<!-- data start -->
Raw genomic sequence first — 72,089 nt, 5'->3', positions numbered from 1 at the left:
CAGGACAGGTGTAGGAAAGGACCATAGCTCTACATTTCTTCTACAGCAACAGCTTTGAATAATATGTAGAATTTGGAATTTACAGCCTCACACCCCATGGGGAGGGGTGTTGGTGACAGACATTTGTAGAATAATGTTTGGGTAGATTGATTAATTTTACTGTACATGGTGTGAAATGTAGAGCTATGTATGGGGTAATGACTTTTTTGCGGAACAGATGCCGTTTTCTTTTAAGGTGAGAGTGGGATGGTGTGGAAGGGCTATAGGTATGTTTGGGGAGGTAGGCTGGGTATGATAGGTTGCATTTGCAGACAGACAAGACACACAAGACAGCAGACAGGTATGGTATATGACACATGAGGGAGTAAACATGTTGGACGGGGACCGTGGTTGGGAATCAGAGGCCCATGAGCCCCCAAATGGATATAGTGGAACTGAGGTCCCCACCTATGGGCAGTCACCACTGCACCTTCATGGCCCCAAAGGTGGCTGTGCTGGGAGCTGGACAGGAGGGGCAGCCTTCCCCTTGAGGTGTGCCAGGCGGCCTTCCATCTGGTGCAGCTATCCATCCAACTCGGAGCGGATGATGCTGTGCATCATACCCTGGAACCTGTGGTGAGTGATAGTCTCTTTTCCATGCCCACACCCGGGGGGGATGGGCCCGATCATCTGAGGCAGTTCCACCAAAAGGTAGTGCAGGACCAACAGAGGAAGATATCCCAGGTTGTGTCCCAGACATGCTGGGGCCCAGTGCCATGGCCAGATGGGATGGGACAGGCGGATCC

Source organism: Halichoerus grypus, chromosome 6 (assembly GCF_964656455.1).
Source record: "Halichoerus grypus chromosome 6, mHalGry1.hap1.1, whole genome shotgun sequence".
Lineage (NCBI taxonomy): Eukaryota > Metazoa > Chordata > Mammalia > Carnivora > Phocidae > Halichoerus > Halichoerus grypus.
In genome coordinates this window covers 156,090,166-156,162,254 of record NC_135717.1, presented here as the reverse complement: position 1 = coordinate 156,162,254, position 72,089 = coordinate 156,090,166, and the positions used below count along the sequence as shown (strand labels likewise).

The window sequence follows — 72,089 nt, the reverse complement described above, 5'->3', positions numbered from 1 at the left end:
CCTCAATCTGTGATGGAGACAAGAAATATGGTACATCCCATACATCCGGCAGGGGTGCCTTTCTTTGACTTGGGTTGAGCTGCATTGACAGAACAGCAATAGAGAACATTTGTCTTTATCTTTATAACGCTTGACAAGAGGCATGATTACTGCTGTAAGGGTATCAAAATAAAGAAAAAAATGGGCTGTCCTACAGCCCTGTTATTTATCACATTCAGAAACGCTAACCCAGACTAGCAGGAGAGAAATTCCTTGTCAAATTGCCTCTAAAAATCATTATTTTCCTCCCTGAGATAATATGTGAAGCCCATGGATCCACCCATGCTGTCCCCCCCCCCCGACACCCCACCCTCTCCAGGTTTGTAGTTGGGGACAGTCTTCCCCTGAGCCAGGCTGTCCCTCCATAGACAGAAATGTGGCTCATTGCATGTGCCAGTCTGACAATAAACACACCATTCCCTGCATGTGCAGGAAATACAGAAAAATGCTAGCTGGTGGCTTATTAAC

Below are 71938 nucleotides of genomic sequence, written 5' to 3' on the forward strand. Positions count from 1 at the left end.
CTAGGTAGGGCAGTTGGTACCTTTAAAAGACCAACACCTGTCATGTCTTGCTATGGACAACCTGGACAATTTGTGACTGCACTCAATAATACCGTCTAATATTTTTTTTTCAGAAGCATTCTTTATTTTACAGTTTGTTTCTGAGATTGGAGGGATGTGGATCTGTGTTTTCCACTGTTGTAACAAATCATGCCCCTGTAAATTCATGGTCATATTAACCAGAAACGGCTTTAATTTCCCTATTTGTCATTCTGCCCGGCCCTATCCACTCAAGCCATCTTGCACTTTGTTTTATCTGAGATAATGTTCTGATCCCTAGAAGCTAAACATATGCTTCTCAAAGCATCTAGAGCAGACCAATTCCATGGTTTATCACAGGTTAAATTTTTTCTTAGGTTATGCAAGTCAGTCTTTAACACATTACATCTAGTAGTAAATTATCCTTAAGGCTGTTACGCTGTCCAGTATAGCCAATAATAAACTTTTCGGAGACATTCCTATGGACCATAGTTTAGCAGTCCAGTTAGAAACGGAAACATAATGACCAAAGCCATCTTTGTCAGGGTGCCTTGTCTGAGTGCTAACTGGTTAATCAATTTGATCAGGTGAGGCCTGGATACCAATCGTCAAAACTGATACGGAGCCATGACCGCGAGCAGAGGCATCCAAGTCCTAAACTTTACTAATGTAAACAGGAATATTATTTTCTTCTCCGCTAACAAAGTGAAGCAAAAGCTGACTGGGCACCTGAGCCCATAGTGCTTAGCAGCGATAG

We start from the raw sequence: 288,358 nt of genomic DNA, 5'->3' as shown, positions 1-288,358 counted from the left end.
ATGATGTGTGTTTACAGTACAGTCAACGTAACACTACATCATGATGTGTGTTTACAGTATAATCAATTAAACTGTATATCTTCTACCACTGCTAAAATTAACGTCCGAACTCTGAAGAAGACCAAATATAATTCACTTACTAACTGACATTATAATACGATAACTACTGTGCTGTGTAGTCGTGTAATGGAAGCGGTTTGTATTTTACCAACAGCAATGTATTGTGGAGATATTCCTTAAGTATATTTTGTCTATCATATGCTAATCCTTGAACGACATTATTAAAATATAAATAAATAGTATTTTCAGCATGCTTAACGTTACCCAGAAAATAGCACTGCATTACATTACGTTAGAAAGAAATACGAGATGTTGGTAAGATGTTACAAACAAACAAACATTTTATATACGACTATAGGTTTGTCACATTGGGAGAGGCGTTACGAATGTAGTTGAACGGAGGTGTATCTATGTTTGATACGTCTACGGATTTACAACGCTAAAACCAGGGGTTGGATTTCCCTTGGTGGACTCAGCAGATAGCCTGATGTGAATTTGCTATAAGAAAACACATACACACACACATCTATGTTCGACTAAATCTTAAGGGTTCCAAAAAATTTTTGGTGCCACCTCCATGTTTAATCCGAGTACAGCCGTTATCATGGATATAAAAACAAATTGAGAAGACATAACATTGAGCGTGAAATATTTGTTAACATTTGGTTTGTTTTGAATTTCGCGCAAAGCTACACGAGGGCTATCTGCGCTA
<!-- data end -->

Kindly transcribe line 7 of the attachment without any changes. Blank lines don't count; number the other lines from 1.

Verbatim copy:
The window sequence follows — 72,089 nt, the reverse complement described above, 5'->3', positions numbered from 1 at the left end: